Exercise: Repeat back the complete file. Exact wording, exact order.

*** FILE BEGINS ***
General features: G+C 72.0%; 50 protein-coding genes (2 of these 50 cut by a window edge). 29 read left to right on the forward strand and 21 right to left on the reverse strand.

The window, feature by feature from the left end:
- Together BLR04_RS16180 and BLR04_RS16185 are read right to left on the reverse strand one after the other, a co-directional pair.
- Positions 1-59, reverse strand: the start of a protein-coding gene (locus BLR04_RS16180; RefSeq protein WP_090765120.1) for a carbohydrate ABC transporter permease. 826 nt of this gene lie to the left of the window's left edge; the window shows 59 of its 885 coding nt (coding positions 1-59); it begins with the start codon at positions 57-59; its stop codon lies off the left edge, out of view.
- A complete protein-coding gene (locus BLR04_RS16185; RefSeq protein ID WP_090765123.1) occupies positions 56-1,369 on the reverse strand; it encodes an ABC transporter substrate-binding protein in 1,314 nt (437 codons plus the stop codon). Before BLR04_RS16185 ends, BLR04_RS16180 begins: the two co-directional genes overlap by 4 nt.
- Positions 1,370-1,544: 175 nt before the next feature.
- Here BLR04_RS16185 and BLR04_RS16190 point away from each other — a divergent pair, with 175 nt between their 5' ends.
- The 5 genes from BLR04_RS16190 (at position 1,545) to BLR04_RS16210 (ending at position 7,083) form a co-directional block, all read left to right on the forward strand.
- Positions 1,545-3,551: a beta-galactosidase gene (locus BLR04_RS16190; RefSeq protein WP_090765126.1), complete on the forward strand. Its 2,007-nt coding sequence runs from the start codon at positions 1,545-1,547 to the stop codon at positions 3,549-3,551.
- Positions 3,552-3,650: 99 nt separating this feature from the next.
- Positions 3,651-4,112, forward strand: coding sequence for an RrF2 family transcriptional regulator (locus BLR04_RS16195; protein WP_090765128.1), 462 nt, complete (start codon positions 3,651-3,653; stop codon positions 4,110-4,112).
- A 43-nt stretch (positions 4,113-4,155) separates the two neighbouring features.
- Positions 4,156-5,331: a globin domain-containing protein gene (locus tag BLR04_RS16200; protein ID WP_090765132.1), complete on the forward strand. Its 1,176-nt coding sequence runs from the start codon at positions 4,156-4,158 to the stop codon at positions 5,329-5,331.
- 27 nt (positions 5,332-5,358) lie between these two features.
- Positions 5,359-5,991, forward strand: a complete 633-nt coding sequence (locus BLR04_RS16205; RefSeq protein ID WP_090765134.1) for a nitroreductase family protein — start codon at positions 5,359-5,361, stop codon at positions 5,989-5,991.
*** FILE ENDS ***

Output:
General features: G+C 72.0%; 50 protein-coding genes (2 of these 50 cut by a window edge). 29 read left to right on the forward strand and 21 right to left on the reverse strand.

The window, feature by feature from the left end:
- Together BLR04_RS16180 and BLR04_RS16185 are read right to left on the reverse strand one after the other, a co-directional pair.
- Positions 1-59, reverse strand: the start of a protein-coding gene (locus BLR04_RS16180; RefSeq protein WP_090765120.1) for a carbohydrate ABC transporter permease. 826 nt of this gene lie to the left of the window's left edge; the window shows 59 of its 885 coding nt (coding positions 1-59); it begins with the start codon at positions 57-59; its stop codon lies off the left edge, out of view.
- A complete protein-coding gene (locus BLR04_RS16185; RefSeq protein ID WP_090765123.1) occupies positions 56-1,369 on the reverse strand; it encodes an ABC transporter substrate-binding protein in 1,314 nt (437 codons plus the stop codon). Before BLR04_RS16185 ends, BLR04_RS16180 begins: the two co-directional genes overlap by 4 nt.
- Positions 1,370-1,544: 175 nt before the next feature.
- Here BLR04_RS16185 and BLR04_RS16190 point away from each other — a divergent pair, with 175 nt between their 5' ends.
- The 5 genes from BLR04_RS16190 (at position 1,545) to BLR04_RS16210 (ending at position 7,083) form a co-directional block, all read left to right on the forward strand.
- Positions 1,545-3,551: a beta-galactosidase gene (locus BLR04_RS16190; RefSeq protein WP_090765126.1), complete on the forward strand. Its 2,007-nt coding sequence runs from the start codon at positions 1,545-1,547 to the stop codon at positions 3,549-3,551.
- Positions 3,552-3,650: 99 nt separating this feature from the next.
- Positions 3,651-4,112, forward strand: coding sequence for an RrF2 family transcriptional regulator (locus BLR04_RS16195; protein WP_090765128.1), 462 nt, complete (start codon positions 3,651-3,653; stop codon positions 4,110-4,112).
- A 43-nt stretch (positions 4,113-4,155) separates the two neighbouring features.
- Positions 4,156-5,331: a globin domain-containing protein gene (locus tag BLR04_RS16200; protein ID WP_090765132.1), complete on the forward strand. Its 1,176-nt coding sequence runs from the start codon at positions 4,156-4,158 to the stop codon at positions 5,329-5,331.
- 27 nt (positions 5,332-5,358) lie between these two features.
- Positions 5,359-5,991, forward strand: a complete 633-nt coding sequence (locus BLR04_RS16205; RefSeq protein ID WP_090765134.1) for a nitroreductase family protein — start codon at positions 5,359-5,361, stop codon at positions 5,989-5,991.